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Refund anticipation loans may gouge wallet

February 5, 2010 12:00:00 AM PST
In this economy, cash strapped taxpayers want to get their tax refunds as soon as possible. Many of them will turn to a refund anticipation loan to get their money fast, but as Consumer Specialist Ric Romero points out, it's a fast way to a big expense.For the past few years, the number of refund anticipation loans has dropped. But this year, they're expected to make a big comeback and experts say that's not good.

In these tough times, quick money is very tempting and one way to get cash fast is through a payday loan, and at this time of year, a tax refund loan. But think twice before getting one.

Attorney Dorothy Herrera Settlage is with the Legal Aid Foundation of Los Angeles and she says that tax refund loans may get you your money in hours, but you're really borrowing your own money and paying a big price to do so.

"These aren't fast cash. What they are, are very expensive loans. When you look at the interest rates, even if they are small amounts, the interest rates are huge," said Herrera Settlage.

According to the National Consumer Law Center, interest on a refund loan can be from 72 percent on up to more than 500 percent depending on how much you borrow, and you may not be aware of it.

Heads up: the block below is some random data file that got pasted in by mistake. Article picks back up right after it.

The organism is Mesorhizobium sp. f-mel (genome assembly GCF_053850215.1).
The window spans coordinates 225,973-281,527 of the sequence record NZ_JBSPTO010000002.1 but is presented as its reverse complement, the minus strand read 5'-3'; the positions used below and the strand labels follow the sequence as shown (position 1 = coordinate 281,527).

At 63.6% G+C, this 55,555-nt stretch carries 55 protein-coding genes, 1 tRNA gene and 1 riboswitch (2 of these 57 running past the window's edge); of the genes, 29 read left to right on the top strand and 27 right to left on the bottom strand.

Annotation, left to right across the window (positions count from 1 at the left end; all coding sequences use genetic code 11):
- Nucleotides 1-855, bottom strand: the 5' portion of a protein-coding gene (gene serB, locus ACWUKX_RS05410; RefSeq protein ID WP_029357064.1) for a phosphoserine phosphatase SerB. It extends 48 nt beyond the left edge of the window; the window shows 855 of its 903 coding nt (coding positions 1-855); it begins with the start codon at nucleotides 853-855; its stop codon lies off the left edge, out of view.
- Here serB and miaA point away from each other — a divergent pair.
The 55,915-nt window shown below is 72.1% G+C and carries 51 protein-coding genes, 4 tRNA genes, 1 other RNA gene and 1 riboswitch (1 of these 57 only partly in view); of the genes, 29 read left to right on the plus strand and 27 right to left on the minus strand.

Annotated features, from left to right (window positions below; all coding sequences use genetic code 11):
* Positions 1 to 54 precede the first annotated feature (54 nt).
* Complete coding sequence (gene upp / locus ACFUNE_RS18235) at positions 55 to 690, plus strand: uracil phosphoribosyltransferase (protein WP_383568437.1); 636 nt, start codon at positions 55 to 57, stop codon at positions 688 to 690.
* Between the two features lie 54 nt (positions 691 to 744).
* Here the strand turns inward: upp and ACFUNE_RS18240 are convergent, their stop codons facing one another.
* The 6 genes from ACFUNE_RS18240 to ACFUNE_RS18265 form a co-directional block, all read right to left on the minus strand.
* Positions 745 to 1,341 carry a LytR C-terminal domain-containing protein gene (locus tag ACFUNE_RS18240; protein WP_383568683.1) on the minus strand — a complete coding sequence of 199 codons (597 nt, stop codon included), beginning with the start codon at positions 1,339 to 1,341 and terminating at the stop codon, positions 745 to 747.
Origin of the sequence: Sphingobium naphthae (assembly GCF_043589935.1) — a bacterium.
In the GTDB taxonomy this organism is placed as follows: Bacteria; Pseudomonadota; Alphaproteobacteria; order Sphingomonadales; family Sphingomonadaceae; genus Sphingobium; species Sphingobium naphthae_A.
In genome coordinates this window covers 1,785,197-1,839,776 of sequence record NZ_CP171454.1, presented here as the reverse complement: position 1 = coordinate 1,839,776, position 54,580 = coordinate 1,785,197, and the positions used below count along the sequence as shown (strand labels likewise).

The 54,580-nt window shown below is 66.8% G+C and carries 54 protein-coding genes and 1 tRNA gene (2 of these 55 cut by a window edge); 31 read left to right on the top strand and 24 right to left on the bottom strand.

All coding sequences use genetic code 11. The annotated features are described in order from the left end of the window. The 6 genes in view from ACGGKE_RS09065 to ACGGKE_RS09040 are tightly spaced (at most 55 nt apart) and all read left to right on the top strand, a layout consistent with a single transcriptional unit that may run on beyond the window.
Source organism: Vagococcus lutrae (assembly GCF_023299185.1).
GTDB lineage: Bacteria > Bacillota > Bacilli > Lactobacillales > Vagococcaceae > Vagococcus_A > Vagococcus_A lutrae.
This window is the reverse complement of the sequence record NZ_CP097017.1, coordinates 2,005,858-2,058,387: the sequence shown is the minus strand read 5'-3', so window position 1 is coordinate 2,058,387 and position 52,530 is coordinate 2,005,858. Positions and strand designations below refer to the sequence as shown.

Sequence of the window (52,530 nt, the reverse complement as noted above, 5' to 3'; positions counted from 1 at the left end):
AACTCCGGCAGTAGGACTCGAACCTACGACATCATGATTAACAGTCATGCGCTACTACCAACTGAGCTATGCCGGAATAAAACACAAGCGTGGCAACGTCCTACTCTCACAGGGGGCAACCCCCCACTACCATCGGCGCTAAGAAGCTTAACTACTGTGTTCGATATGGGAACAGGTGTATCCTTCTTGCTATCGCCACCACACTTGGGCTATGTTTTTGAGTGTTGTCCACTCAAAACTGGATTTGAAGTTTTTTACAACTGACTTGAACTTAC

Last year, California won a couple of refund loan lawsuits. One was against H&R Block, and the other was against Liberty Tax Service for misleading advertising.

Your best bet is to be a little patient for your refund and use electronic filing with the IRS.

"E-filing is the best way to go, because when you electronically file, you can get your refund in as little as seven to 10 days if you choose direct deposit," said Tom Cavagnero, an IRS tax consultant.

Also, depending on your income, you may qualify for the Free Volunteer Income Tax Assistance program and free filing.

"Free filing means electronically, you're going to be able to use software that's available to you for free to do your return if you make under $57,000," said Cavagnero.


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